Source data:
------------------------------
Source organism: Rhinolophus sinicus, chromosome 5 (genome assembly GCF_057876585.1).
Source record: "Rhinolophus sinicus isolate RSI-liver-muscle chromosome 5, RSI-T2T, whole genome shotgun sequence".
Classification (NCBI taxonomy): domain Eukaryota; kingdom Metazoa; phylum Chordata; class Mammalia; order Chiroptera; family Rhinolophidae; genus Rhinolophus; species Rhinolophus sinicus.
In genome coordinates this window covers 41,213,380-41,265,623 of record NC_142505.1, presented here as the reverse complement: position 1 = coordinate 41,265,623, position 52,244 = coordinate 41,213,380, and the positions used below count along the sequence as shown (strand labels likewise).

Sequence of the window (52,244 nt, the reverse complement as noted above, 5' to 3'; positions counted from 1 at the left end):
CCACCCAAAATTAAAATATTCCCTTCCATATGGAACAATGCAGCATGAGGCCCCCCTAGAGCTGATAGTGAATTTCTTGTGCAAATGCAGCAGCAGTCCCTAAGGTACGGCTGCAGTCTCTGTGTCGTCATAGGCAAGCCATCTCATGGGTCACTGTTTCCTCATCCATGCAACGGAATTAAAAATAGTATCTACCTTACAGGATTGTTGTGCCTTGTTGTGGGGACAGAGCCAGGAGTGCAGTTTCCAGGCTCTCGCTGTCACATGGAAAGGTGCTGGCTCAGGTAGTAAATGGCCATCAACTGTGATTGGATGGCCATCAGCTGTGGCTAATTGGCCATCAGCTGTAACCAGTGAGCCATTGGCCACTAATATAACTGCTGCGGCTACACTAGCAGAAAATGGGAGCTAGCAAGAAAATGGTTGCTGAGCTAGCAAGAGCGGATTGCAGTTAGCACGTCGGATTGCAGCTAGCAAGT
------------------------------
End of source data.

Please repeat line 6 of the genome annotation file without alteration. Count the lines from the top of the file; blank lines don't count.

CCACCCAAAATTAAAATATTCCCTTCCATATGGAACAATGCAGCATGAGGCCCCCCTAGAGCTGATAGTGAATTTCTTGTGCAAATGCAGCAGCAGTCCCTAAGGTACGGCTGCAGTCTCTGTGTCGTCATAGGCAAGCCATCTCATGGGTCACTGTTTCCTCATCCATGCAACGGAATTAAAAATAGTATCTACCTTACAGGATTGTTGTGCCTTGTTGTGGGGACAGAGCCAGGAGTGCAGTTTCCAGGCTCTCGCTGTCACATGGAAAGGTGCTGGCTCAGGTAGTAAATGGCCATCAACTGTGATTGGATGGCCATCAGCTGTGGCTAATTGGCCATCAGCTGTAACCAGTGAGCCATTGGCCACTAATATAACTGCTGCGGCTACACTAGCAGAAAATGGGAGCTAGCAAGAAAATGGTTGCTGAGCTAGCAAGAGCGGATTGCAGTTAGCACGTCGGATTGCAGCTAGCAAGT